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The Duty of a Free Press

28 May 2018  

Is the mainstream media doing its job?

The watchdog of a free and open society is a strong and independent press. The media has an obligation to research and report facts. In the context of editorials, they have a right to express personal or editorial board opinions, but when reporting facts, there is no room for expressing personal bias or viewpoints. When the vast majority of the press is in the hip pocket of a political party or politician, they tend not to ask the hard questions. In such an environment, the media throws up softball inquiries that can be easily hit out of the ballpark by their political favorites. In such circumstances, the press isn't doing its job. Such a situation is a recipe for an abuse of power and corruption.

The opposite is also true. If the majority of the media has a hatred for a political party or politician, the media will exaggerate every gaffe, emphasize every mistake and fail to report or minimize every success. That the majority of the press hasn't been doing its job for the last few decades is evident. Those of us around during the Reagan presidency will recall how the press tried to portray him as an amiable dunce. Today they are maligning President Trump even more than they ever did Reagan. It is more apparent now, because there are so many different venues for obtaining news today on the internet and cable that can counter the main stream media. What is even worse, is that they fail or only briefly report on President Trump's successes. In the old newspaper days, this used to be called, “spiking” a story.

The preamble to the Code of Ethics for the Society for Professional Journalists states: “Members of the Society of Professional Journalists believe that public enlightenment is the forerunner of justice and the foundation of democracy. The duty of the journalist is to further those ends by seeking truth and providing a fair and comprehensive account of events and issues. Conscientious journalists from all media and specialties strive to serve the public with thoroughness and honesty. Professional integrity is the cornerstone of a journalist's credibility...”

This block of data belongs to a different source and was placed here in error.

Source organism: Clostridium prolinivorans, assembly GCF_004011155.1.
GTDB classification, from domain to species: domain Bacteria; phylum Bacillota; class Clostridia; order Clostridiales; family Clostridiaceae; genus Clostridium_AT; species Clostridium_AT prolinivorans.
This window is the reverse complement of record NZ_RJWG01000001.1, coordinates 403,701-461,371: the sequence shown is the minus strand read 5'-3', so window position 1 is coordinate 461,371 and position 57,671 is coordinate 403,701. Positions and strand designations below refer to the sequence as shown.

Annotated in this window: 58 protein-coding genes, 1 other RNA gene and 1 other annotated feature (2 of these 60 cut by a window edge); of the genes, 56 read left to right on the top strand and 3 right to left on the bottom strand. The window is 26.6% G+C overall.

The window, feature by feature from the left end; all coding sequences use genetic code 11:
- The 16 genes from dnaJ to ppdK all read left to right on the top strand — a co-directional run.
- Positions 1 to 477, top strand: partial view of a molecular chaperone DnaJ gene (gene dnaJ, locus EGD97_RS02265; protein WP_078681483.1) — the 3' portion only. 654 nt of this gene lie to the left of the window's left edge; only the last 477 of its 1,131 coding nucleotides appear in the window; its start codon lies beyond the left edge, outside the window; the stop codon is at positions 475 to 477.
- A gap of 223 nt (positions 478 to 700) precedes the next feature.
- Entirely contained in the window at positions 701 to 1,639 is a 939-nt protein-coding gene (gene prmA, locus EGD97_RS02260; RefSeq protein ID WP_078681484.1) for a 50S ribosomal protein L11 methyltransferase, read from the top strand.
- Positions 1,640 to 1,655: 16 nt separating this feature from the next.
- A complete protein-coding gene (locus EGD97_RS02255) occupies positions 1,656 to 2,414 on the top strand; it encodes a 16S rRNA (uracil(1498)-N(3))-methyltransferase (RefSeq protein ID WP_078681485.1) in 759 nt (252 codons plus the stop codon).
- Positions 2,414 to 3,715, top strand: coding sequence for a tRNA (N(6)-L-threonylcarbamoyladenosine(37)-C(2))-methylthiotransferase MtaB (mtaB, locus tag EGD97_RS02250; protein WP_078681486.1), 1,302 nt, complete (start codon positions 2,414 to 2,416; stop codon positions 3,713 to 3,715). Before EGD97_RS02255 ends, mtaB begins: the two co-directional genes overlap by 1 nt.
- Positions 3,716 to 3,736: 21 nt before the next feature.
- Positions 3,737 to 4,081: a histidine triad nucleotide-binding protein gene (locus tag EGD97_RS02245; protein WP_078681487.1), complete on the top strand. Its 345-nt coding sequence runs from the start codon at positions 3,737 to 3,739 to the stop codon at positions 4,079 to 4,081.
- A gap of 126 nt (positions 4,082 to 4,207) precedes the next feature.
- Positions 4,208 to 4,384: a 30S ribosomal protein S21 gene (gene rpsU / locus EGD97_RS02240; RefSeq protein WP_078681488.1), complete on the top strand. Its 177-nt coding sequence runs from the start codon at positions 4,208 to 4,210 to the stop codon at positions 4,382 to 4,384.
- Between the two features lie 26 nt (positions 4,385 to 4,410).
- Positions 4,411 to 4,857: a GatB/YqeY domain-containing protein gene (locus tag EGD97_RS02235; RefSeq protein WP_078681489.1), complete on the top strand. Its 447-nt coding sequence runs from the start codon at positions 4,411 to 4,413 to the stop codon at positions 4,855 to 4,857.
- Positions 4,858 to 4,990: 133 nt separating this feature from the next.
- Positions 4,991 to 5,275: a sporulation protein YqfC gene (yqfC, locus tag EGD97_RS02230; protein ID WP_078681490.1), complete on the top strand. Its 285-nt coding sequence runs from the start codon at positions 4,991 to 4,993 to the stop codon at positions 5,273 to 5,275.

The majority of those throughout the political spectrum would agree with those words. Can anyone honestly say that the main stream media has been doing its job since President Obama took office in 2009? Did they ask probing questions about the Fast and Furious scandal, the Benghazi fiasco, keeping your own insurance and doctor with Obama Care? Did they ever ask about the hypocrisy between Candidate Obama's statement about the “immorality” of leaving a huge national debt to our children, while he was doubling it?

Since President Trump won the Republican nomination, the press has reported, hyped and overreacted to every alleged, or fabricated minor scandal or accusation against Donald Trump since before he came into the public's eye. Most of this so-called reporting cites “unnamed sources” or “high government officials,” and if the story later proves to be false there are seldom retractions. It seems like the vast majority of main stream media reporters are cut from the Dan Rather mode and refuse to admit wrong doing even in the face of irrefutable evidence.

But that's only half the story. President Trump has some major accomplishments, yet a review of reporting on the President showed that almost 92 percent of stories on President Trump are negative. The main stream media might, if they mention it at all, give a 15 or 20 second blurb about the robust economy, the record low unemployment rate, or companies bringing manufacturing back to our country, but then they'll spend five minutes on a porn star who allegedly had an affair with Trump a decade before he ran for public office. When an editor, news producer, network or station rejects positive news items and emphasizes negative ones they are not only wrongly showing their prejudice, they are neglecting their duty as watch dogs of our Republic.